UAF Research Hub Seeks to Help Alaska Communities Stop Suicides
June 13, 2017
University of Alaska Fairbanks researchers have received a $4.25 million federal grant to help Alaska Native communities use the most effective ways of preventing suicides.
The UAF Institute of Arctic Biology, Center for Alaska Native Health Research and College of Rural and Community Development received the five-year grant. It was one of three awarded nationwide by the National Institutes of Health.
UAF will use the grant to establish the Alaska Native Collaborative Hub for Research Resilience. The hub will help communities adopt culturally relevant strategies to prevent suicides.
“The answers to our staggering statewide suicide rate are in our communities and Alaska Native cultural values,” said Stacy Rasmus, one of the project’s principal investigators and a research associate professor at IAB. “By collaborating with tribal organizations and local practitioners, we will find out what strategies are working and practical ways communities are solving one of Alaska’s most heartbreaking problems.”
The hub’s principal researchers also include James Allen from the University of Minnesota Medical School and Lisa M. Wexler from the University of Massachusetts Amherst. The project builds on their decades of experience working with tribal communities and researching the effectiveness of community and culturally based solutions for suicide prevention.
The researchers, tribal organizations and mental health practitioners will identify the community-level factors that most effectively reduce the risk for suicide. The data will be used to create the Alaska Community Resilience Mapping Tool, which will offer practical, user-friendly and scientifically proven suggestions.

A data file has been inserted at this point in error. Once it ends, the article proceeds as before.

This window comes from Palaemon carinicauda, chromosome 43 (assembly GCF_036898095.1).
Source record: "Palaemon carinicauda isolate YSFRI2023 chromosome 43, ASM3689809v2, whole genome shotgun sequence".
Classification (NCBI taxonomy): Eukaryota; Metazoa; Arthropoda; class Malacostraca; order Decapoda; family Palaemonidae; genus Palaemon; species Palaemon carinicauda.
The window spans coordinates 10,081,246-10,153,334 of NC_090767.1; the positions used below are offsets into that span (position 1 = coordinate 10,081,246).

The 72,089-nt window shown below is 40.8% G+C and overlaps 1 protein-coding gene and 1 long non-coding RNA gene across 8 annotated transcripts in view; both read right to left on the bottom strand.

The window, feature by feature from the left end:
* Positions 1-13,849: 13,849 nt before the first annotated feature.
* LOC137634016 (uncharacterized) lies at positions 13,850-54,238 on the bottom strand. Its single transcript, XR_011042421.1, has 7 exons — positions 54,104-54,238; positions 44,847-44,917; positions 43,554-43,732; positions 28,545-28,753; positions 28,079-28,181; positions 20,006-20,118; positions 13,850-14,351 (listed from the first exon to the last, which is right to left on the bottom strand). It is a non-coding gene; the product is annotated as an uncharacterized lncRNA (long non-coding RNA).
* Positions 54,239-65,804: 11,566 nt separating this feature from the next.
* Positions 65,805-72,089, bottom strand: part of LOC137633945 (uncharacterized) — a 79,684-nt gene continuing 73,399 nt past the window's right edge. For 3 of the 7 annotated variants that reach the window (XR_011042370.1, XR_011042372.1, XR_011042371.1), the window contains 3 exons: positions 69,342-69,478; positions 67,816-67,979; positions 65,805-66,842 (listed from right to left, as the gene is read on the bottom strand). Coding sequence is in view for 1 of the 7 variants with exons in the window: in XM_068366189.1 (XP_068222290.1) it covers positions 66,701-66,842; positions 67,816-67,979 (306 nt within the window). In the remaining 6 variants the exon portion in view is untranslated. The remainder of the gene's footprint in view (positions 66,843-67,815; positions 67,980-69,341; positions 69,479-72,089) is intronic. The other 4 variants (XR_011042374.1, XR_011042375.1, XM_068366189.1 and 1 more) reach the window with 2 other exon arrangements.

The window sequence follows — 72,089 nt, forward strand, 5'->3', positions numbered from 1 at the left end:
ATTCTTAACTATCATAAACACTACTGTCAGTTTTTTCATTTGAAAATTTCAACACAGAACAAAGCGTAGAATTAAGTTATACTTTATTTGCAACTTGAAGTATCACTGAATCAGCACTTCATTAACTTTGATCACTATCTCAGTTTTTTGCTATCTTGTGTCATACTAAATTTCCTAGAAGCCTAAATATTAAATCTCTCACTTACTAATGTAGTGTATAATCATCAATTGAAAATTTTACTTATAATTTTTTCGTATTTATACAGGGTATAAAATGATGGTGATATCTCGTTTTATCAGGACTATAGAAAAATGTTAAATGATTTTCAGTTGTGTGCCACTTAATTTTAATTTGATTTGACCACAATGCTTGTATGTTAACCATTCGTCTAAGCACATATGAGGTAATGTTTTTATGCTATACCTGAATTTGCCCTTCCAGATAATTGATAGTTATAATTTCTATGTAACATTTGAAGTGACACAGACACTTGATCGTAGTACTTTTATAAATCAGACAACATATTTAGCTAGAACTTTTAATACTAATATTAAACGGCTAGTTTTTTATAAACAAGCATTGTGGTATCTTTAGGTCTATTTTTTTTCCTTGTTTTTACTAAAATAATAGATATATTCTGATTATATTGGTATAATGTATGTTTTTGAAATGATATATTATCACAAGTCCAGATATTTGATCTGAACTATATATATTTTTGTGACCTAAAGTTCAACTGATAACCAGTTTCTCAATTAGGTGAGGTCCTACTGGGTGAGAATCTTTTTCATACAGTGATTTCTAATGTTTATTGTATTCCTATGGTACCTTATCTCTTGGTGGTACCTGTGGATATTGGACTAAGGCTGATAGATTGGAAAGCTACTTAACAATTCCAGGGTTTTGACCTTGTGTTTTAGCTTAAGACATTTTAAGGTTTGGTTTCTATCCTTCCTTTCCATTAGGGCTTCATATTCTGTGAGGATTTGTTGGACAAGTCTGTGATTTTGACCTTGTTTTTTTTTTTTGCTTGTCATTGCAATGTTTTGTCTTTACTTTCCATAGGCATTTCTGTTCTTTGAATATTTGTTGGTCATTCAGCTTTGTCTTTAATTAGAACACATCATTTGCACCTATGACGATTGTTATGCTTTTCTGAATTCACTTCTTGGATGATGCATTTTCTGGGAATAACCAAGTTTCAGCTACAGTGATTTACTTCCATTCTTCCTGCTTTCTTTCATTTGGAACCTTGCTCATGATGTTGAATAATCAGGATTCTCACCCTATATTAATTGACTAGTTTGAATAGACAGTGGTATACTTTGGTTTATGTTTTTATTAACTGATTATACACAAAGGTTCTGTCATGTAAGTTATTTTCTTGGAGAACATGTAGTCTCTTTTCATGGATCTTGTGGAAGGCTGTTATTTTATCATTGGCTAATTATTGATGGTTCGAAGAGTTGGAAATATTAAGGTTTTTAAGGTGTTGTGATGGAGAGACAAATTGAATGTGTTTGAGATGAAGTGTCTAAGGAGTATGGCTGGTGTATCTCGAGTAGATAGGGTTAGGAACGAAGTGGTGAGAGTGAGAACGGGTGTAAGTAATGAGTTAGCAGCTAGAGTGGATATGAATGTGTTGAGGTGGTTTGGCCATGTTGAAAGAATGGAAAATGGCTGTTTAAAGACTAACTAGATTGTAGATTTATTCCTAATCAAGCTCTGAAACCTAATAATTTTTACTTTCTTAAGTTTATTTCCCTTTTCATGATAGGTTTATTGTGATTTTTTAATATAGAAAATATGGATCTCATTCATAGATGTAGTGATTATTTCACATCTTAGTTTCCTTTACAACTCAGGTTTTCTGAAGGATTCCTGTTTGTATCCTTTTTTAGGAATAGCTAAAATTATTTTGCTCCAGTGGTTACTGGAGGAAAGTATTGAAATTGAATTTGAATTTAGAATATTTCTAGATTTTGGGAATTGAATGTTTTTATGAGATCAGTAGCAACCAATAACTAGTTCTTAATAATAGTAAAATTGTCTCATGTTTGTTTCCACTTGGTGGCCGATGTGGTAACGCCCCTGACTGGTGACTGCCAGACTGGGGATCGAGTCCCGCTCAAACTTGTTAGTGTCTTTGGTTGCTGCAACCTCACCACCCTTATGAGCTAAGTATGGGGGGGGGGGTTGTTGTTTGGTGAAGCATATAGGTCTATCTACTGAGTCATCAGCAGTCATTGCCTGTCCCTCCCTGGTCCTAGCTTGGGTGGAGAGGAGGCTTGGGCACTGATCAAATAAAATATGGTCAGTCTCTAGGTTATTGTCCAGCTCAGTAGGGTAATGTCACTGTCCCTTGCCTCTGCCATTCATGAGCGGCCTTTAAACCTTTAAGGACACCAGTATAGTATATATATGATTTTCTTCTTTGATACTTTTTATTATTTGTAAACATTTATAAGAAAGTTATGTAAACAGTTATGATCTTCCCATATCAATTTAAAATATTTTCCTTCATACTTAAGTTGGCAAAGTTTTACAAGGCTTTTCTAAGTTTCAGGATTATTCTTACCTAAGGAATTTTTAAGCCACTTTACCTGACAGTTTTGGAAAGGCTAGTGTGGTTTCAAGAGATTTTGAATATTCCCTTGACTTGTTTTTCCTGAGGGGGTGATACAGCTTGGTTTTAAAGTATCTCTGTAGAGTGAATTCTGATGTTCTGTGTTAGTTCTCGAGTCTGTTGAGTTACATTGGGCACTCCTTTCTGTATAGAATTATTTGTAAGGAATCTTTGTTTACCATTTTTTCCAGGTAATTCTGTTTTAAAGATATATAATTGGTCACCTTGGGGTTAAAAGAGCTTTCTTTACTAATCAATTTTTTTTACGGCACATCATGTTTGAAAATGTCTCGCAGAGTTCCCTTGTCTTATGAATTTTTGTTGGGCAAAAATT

CRCD, which oversees UAF’s five rural community campuses, will house the hub. CRCD is a production partner in the suicide-prevention documentary “We Breathe Again,” which PBS stations will broadcast nationally Sept. 26 as part of the “America ReFramed” series. The 56-minute documentary follows four Alaska Native people as they confront the impacts of suicide in their lives and communities.
“A cultural renaissance is rebuilding Alaska Native cultural pride and helping to heal our state’s most challenging social issue, suicide, which disproportionately affects our people,” said Evon Peter, UAF vice chancellor for rural, community and Native education, and a producer for the documentary. “Connecting to culture and community has been proven to play a crucial role in resilience among indigenous people. The Alaska Native Collaborative Hub for Research Resilience will help Alaskans access the strategies and tools that can help increase resilience and well-being.”